Zero Dark Thirty: It was striking to watch The Hurt Locker after months of hype to find that its alleged edge-of-seat qualities had more to do with psychology than storytelling. The Hurt Locker isn’t a thriller, or even a drama, really: it’s a character study that comes to some disturbing if obvious conclusions. Zero Dark Thirty, which reteams Locker director Kathryn Bigelow and screenwriter Mark Boal, arrives at an even more obvious ending: it’s about the hunt for Osama bin Laden, and climaxes, unsurprisingly, with the famous but secrecy-shrouded raid on his compound in Pakistan. Like The Hurt Locker, Zero Dark Thirty looks at our recent overseas entanglements through the laser-focused eyes of its central character, but Thirty‘s CIA analyst Maya (Jessica Chastain), driven and single-minded as she is, is also more tightly hinged than Jeremy Renner’s Hurt Locker daredevil. She needs to stay in control; terrorist hunting has an awful lot of hurry-up-and-wait.
The movie doesn’t get far enough into Maya’s head for Zero Dark Thirty to be another character study; this one is Bieglow’s wartime procedural, a detail-oriented epic of torture, dead ends, and dodgy leads. I’m forever and probably unfairly comparing most epic procedurals I see with David Fincher’s Zodiac, and this one, while better than most, doesn’t measure up to that lofty standard; it lacks that movie’s crazy quilt of details and eccentric characters, not to mention its sense of dread. It doesn’t get under your skin; you just watch the case get under Maya’s. In Zero Dark Thirty, details don’t quite fit together or add up, then they sort of do, and Maya becomes possessed by her hunch. She thinks she knows where bin Laden is, and for her that’s as good as actually knowing. To the extent that this movie mimics Hurt Locker‘s attention to character, it’s because Maya keeps focus through sheer, dogged determination.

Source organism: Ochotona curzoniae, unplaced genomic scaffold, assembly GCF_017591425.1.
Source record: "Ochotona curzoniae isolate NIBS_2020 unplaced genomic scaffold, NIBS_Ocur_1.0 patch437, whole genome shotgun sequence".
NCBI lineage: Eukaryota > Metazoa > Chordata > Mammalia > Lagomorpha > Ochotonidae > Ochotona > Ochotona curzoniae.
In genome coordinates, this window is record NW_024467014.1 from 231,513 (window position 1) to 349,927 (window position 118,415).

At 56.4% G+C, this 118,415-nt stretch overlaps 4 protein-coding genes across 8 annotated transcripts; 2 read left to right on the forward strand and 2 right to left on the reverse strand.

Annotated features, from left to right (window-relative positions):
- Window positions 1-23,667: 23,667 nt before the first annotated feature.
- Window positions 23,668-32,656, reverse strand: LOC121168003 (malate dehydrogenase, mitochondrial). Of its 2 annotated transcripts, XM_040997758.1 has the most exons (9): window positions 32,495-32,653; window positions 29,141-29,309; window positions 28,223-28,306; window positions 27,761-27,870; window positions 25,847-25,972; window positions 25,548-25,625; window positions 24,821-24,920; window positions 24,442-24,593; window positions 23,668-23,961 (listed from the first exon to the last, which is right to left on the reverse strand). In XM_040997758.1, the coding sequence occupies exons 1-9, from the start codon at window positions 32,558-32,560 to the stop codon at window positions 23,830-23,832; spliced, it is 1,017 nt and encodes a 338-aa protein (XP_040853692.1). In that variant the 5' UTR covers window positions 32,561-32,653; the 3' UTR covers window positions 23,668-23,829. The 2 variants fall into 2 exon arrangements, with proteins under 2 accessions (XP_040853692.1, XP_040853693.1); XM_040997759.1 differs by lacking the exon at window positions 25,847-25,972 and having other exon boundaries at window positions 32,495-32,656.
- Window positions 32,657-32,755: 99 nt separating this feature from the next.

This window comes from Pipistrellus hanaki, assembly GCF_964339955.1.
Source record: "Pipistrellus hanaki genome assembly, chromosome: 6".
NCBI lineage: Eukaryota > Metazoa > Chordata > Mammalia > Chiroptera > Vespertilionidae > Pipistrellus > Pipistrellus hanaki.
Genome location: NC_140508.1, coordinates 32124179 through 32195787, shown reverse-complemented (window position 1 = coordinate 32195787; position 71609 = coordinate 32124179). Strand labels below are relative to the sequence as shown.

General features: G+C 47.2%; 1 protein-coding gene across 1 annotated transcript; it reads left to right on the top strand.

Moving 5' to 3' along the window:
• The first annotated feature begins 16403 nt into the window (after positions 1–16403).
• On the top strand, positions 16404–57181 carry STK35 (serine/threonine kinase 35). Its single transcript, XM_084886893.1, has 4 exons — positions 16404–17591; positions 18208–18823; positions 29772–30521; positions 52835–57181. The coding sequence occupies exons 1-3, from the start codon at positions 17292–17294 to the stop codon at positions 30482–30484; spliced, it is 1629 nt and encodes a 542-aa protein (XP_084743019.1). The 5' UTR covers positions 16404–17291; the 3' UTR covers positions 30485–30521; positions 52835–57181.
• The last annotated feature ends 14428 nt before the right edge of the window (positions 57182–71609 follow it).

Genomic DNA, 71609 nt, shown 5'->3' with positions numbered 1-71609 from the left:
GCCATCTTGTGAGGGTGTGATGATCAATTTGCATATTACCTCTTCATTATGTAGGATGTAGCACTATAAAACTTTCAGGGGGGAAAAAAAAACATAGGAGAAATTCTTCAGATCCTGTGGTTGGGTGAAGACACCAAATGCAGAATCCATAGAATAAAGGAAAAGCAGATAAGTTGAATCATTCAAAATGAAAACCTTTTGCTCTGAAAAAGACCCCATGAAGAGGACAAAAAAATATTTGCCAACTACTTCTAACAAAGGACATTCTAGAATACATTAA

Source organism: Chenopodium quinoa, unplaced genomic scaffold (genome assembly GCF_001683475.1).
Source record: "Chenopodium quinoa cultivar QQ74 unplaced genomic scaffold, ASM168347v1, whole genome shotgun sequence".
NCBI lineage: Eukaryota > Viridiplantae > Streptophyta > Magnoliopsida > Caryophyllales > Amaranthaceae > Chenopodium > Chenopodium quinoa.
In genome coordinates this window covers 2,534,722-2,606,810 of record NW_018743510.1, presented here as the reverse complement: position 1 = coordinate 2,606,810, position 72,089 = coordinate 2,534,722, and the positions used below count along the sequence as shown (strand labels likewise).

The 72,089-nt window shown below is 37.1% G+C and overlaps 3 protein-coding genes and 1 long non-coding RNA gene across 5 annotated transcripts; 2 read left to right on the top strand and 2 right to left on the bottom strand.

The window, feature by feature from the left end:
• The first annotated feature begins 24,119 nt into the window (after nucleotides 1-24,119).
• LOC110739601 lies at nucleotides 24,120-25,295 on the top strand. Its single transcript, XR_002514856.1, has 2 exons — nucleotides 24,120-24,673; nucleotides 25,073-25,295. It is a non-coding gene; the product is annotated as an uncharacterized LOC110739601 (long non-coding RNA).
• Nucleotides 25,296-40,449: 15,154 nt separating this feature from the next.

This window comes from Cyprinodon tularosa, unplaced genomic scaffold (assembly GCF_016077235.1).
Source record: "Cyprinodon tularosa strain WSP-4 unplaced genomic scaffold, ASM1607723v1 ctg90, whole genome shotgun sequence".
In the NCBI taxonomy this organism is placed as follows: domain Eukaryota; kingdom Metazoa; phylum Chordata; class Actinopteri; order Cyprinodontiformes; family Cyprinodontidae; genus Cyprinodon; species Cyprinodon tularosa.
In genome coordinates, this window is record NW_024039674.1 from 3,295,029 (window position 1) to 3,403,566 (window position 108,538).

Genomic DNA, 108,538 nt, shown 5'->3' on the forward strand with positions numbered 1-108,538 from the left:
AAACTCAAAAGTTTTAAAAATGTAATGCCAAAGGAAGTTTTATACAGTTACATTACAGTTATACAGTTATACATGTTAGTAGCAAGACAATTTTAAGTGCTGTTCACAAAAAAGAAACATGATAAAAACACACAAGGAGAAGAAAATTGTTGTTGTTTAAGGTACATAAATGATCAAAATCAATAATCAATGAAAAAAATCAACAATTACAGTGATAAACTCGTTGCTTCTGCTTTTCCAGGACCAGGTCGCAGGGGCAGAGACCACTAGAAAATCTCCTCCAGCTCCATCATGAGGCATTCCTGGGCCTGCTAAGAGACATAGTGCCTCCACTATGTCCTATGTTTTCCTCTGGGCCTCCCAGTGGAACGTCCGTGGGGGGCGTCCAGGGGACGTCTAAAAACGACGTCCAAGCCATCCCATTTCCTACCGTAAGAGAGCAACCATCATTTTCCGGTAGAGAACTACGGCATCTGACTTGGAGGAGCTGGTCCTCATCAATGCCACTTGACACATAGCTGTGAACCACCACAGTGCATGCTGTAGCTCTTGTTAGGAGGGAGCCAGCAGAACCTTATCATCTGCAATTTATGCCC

Chastain is terrific: hard-nosed, simmering, often isolated even when supported by three acts’ worth of ace supporting turns: part one, in the early days, includes Jason Clarke as a bro-ish but worn-out interrogator and Jennifer Ehle as an initially skeptical colleague; part two has a lot of meaty material for Mark Strong’s Bush-league supervisor; and part three introduces a SEAL team including Joel Edgerton and Chris Pratt. Everyone does strong work, but there are long passages where Zero Dark Thirty sags with so many detailed and intricate knots; its apolitical faux-journalism dries the movie out.
It could be that Bigelow is after something brainier and more analytical than thriller mechanics; it could also be that she’s a touch overrated as an action director, because I wasn’t always certain there was much below the surface of this accomplished, often fascinating movie. There are some beautifully lighted images, particularly of Chastain in deep concentration, and the climactic raid manages to be filled with jittery tension even after worldwide dissemination, but much of the movie is shot with the same handheld-ish immediacy. In other words, it’s not unlike Paul Greengrass with more tripods and fewer control rooms. Zero Dark Thirty is very good at what it does, maybe even better than Hurt Locker, and I hope Chastain wins awards like crazy, but its point feels as hazy as some of its detective work.